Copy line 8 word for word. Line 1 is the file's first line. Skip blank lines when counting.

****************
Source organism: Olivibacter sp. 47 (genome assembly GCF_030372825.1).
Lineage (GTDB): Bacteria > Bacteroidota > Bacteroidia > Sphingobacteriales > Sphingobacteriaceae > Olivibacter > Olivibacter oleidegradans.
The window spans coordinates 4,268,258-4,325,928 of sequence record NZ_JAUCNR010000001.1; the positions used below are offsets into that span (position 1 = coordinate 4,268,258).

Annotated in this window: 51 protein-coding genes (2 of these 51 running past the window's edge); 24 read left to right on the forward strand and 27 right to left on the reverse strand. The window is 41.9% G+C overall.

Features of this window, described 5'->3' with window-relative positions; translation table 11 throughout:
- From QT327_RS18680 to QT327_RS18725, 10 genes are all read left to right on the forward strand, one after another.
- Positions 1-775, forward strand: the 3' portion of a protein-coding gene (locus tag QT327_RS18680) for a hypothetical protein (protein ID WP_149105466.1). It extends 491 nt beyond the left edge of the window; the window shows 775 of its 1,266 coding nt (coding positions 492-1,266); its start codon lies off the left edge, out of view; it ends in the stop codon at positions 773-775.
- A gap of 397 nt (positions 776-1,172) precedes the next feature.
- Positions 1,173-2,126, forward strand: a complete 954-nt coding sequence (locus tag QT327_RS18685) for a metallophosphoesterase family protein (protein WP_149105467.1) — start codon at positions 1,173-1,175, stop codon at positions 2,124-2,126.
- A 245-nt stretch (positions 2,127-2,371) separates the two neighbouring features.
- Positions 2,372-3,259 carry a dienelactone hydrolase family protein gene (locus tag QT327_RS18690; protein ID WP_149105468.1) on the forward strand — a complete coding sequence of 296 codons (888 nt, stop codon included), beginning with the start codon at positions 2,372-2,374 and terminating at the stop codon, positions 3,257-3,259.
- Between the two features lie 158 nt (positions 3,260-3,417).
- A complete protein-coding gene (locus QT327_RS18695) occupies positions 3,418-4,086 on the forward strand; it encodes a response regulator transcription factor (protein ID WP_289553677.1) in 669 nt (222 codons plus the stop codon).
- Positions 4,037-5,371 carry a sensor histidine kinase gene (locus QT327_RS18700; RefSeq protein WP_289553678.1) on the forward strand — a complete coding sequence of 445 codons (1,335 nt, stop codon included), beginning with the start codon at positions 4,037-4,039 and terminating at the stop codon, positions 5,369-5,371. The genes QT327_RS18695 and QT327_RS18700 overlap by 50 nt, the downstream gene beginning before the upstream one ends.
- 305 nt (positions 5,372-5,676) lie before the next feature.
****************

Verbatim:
- A gap of 397 nt (positions 776-1,172) precedes the next feature.